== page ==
Weeks of deliberations on Deliberate Online Falsehoods left some bad aftertaste and a number of lost opportunities

by Tan Tee Seng

When the Parliament formed a Select Committee to solicit public feedback to deal with Deliberate Online Falsehood (DOF), I thought it was an important step towards the engagement of its citizenry. This is particularly significant as Singapore will be going through a transition of a new generation leadership. Are we looking at a new era of stakeholders engagement in policy development?

I followed the Select Committee enthusiastically, attended more than 15 hours of the Committee’s proceeding because I did not trust that our mainstream media would report accurately on the proceedings. I recall that in a landmarked Select Committee hearings in 1986, the initial live telecast was reduced to an edited and restricted broadcast by the second day of the proceedings.

This engagement of the citizenry and various stakeholders done publicly and transparently is a rarity. Moreover, I knew that some activists have sought meaningful ways to counter DOF without curtailing freedom of speech.

Unfortunately, the weeks of deliberations left some bad aftertaste and a number of lost opportunities:

1. Obtaining feedback was disingenuous. The Committee seemed to only want to seek confirmation and justification from the presenters to give the government more “levers”.

2. When the presentation was not in line with the agenda of the Committee, the session turned to look more like batteries of the presenters who went in good faith.

3. There was not even any faint imprint of the younger leadership and their vision of governance of Singapore. It became a Sham show and worse still, he was trying to play a dead man!

4. Conflating hate speeches and DOF made meaningful discussions confusing and difficult as those questioned were restricted in their answers and not allowed to elaborate.

5. The objectives of the engagement seemed to have departed from the stated points of references. I did not see attempts to build trust. Suspicions of the government objectives linger. The sessions only amplify the drumming of government ‘s Internet Brigade.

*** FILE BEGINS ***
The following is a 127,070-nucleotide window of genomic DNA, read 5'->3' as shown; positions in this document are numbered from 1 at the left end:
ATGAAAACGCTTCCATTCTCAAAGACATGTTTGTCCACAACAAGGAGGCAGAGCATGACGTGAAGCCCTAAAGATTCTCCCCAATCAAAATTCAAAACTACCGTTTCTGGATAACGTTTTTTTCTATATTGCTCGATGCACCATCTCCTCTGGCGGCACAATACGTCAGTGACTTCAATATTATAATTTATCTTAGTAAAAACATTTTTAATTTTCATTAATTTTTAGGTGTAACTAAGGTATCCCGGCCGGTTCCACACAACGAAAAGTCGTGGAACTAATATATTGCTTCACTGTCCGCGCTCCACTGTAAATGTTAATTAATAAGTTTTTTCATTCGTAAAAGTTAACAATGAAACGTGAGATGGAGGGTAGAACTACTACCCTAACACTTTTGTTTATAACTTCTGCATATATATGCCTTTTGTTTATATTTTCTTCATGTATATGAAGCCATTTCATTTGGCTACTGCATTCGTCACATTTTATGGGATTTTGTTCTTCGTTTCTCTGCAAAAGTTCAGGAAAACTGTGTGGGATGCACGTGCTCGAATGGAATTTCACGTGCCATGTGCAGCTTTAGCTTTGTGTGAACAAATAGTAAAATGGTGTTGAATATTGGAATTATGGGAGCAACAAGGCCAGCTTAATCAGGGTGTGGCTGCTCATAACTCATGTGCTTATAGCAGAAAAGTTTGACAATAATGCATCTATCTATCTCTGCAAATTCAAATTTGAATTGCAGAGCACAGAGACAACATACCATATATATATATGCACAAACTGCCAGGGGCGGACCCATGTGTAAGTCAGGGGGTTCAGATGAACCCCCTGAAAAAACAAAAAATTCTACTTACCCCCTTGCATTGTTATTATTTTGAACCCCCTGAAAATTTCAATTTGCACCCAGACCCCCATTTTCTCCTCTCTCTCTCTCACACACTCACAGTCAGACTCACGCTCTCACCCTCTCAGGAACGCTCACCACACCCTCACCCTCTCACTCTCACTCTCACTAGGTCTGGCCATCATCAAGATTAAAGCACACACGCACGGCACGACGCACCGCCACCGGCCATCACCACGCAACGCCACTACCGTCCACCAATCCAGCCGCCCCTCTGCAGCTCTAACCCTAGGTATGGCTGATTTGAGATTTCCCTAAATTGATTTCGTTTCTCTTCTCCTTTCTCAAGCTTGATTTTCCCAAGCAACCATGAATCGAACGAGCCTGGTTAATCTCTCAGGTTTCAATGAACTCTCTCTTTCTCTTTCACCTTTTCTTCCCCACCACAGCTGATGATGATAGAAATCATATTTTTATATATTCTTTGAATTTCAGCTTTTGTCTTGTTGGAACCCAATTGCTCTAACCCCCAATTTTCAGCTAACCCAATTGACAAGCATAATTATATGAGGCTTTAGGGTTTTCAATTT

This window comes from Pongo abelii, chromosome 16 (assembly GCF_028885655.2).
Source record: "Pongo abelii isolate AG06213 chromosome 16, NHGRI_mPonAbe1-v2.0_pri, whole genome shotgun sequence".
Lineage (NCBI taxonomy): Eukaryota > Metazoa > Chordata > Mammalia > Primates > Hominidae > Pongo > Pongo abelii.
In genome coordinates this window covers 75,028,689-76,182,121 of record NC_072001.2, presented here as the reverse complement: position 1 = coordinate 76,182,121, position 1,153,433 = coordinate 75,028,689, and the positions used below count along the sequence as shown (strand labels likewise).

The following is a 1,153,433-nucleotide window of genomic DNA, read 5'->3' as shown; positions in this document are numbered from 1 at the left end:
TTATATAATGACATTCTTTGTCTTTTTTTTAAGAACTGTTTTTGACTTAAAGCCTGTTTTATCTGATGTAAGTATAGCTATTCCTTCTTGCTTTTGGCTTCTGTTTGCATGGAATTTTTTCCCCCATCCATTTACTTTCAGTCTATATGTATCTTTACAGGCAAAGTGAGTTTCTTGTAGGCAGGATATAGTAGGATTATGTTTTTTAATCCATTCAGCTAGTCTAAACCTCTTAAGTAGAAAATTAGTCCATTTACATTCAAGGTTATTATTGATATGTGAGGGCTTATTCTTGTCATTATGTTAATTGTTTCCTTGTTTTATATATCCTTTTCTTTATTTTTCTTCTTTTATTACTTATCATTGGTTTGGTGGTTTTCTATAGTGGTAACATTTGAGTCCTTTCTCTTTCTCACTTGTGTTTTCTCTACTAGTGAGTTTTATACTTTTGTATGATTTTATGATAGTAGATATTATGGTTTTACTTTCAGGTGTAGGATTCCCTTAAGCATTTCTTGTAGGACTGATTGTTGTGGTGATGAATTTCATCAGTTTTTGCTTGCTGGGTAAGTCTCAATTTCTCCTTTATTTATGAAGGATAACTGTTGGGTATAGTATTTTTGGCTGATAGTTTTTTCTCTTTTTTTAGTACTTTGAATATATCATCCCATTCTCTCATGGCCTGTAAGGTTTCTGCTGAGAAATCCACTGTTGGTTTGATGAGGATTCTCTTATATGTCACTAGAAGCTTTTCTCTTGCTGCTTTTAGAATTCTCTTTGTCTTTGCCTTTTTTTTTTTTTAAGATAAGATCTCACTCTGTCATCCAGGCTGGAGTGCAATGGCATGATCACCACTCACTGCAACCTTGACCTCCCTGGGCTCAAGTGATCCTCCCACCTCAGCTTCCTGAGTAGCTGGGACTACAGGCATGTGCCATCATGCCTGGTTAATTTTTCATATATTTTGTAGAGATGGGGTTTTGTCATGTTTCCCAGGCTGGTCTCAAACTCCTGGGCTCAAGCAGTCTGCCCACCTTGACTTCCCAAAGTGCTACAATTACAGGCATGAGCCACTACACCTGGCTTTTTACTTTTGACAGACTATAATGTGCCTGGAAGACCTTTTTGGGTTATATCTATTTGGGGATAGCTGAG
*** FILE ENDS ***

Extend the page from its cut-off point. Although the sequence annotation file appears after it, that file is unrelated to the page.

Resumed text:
6. Such exercise could also be useful to frame the ambit of the application of law and regulations with regard to the subject and place safeguards to confine the power that can be abused and prevent them from using it as political expediency (ISA come to mind). But we are no wiser now even with the definition of falsehood especially in this era of Donald Trump where anything disagreeable with him is fake.

7. I sat through the whole battery session of Dr P J Thum, and it dawned on me that the “evidences” that were presented by Sham was what all Internal Security Department had! It seemed that these were a bunch of “suka suka” interpretations made in accordance to the political agenda of the day. And thousands of people were incarcerated based on such “evidences”. These would never have any place or stand tested in the rule of law.

8. The greatest fake news by the government some 60 and 30 years ago (I refer to Operation Coldstore and Operation Spectrum) have divided the country politically. This is a great opportunity to take steps of reconciliation. Instead, we saw the clutching of straws just to ensure the continuity of the “political legacy of a dead man”.

Mr Tan is a member of Function 8, a local non-government organisation and a former detainee in the Operation Spectrum for his alleged involvement in “a Marxist conspiracy to subvert the existing social and political system in Singapore, using communist united front tactics, with a view to establishing a Marxist state.”